In the top of the third inning, the Rockies’ Jose Iglesias hit a hard ground ball to Bohm at third base. In one fluid motion, Bohm charged the ball, fielded it, and while running, made a throw to Rhys Hoskins to secure the out at first base. An inning later, C.J. Cron hit a dribbler to Bohm. Bohm had to get down low to field this one — easier said than done for someone who is 6-foot-5 — but again, he was a picture of fluidity. He charged it, he fielded it, and he fired it.
Bohm made these plays look easy, as if it were a given that he’d field them perfectly, and nail those running throws. But as anyone who has watched Bohm over his past three seasons — especially this season — knows, there was a time when these plays were not a given. There was a time, very recently, when it wasn’t a given that he would even field a ball hit his way.
How Bohm would respond to his three-error debacle against the Mets on April 11 was not only a big question for the Phillies’ season, but for his own future as their third baseman. In the six games following that three-error game, he made only one start, at DH. Manager Joe Girardi used him to pinch hit, and he continued to prove, time and time again, that his offense wasn’t going anywhere. But it wasn’t until April 17 that he made another start at third base, and by that point, quite a bit of anticipation had been built.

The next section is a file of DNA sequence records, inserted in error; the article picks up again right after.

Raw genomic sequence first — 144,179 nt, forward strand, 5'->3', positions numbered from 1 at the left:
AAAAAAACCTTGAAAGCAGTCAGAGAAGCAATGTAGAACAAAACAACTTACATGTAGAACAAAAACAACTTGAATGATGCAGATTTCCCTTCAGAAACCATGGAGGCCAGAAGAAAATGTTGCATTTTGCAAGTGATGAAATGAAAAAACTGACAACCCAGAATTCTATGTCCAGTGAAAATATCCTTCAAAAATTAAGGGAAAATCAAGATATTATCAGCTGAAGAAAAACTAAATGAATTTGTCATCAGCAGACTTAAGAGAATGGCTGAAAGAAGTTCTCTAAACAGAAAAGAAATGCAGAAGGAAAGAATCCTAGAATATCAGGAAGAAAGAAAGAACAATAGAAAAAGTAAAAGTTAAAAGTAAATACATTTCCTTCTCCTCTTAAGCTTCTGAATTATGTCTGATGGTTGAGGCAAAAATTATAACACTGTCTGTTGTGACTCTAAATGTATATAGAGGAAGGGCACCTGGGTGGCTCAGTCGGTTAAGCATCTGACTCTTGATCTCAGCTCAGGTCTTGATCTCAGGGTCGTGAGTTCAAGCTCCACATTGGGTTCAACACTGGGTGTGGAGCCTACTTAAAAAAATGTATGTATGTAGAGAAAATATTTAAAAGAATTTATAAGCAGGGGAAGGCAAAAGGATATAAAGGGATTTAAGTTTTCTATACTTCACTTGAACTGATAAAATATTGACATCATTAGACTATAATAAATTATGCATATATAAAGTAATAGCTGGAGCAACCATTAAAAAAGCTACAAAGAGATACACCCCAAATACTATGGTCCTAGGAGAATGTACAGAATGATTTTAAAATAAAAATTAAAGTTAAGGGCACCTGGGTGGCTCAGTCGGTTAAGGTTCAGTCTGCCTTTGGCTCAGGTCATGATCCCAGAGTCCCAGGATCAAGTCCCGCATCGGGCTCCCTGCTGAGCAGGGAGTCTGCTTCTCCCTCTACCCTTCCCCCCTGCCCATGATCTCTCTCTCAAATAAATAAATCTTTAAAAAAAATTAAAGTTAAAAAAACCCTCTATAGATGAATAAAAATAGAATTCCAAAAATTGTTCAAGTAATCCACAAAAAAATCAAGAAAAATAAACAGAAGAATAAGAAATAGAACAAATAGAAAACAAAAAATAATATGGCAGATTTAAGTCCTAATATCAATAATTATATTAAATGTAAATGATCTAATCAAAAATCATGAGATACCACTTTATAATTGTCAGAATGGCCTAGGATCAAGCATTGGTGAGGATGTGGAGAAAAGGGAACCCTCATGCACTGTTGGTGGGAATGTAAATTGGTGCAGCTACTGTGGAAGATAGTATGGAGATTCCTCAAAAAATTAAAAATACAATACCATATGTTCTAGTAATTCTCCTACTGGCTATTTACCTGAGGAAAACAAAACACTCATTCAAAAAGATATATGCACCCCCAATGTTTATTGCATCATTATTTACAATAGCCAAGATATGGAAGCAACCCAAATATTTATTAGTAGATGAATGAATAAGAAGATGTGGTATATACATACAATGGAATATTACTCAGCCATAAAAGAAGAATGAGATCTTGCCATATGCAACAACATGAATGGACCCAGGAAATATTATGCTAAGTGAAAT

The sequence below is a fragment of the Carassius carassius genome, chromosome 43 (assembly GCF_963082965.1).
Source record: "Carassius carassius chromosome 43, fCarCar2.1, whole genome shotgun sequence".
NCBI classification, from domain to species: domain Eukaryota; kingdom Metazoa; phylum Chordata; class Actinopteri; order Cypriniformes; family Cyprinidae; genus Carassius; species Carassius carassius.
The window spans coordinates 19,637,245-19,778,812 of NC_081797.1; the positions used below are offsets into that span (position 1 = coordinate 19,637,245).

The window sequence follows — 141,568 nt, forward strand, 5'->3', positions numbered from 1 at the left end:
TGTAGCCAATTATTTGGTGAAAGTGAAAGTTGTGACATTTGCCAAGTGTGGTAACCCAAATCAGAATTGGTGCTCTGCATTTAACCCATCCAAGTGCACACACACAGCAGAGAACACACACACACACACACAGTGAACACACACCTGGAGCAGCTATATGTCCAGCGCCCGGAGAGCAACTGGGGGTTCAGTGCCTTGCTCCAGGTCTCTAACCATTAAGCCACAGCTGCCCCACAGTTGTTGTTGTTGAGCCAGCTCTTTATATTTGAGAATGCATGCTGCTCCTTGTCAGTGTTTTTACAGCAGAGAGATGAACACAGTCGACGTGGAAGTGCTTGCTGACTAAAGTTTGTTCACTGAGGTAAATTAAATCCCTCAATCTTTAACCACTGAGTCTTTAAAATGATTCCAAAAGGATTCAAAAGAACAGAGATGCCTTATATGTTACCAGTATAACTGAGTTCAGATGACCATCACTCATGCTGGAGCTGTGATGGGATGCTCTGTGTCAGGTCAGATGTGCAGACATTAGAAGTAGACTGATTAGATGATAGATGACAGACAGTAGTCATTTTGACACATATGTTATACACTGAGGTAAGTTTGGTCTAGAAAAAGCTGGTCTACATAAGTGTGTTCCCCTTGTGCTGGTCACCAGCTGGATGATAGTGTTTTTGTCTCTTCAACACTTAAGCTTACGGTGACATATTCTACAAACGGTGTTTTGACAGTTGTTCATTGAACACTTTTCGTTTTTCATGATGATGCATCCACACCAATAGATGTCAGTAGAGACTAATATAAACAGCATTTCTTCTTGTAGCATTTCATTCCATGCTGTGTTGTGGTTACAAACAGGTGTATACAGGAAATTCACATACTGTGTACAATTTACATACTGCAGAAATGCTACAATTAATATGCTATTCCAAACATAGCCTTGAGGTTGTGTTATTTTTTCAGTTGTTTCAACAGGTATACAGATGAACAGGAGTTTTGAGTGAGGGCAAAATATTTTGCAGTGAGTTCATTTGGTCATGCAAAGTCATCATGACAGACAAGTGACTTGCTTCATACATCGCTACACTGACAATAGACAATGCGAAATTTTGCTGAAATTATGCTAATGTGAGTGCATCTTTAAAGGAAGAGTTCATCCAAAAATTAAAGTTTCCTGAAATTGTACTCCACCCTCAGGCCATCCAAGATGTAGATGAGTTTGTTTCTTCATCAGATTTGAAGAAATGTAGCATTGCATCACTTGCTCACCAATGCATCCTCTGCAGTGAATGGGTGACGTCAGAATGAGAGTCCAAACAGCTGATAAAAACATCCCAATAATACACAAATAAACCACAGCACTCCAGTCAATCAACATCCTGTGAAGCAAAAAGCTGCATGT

The anticipation, so far, has proved to be futile. Bohm hasn’t committed an error at third base since April 11. He’s playing defense offensively, and with confidence. The work he’s done with Phillies infield coach Bobby Dickerson — and it has been a lot of work — is showing in the way he fields his plays. Since the start of spring training, Dickerson has been doing a drop-step drill with Bohm, in which Bohm wears a protective mask as Dickerson tosses rubber balls toward his head. The point is to get a tall player like Bohm down low and in front of the ball, without hesitation.
“Tall players have a tendency to not get low enough to get their face down to see the ball,” Dickerson said a few weeks ago. “Once you do that drill, and you add a hard ball, the head position is the same. You just have a glove out front that keeps it from hitting you in the face. If you disconnect your face, that’s when you get hit in the face, and have poor glove action, and less ball security.”
All of those hours of work came out in Bohm’s play in the top of the fourth inning, when he dropped down low to field the dribbler hit by Cron. He looked natural, like he’d been fielding these plays for years, with ease. Anyone who has followed Bohm’s career knows that his game, defensively, has been anything but easy. But Bohm has shown us before that he’s capable of changing the narrative. Who’s to say that he can’t change this one, too?
Harper: Arm “didn’t feel great” after playing catch
Harper said after the game that he “didn’t feel great” while playing catch on Tuesday afternoon in right field. Nursing the strained right arm, Harper hasn’t played a game in right field since April 16. He said he will continue to DH until he’s able to return to right field. The team will re-evaluate his workload on Wednesday. His timetable to return to right field is unclear.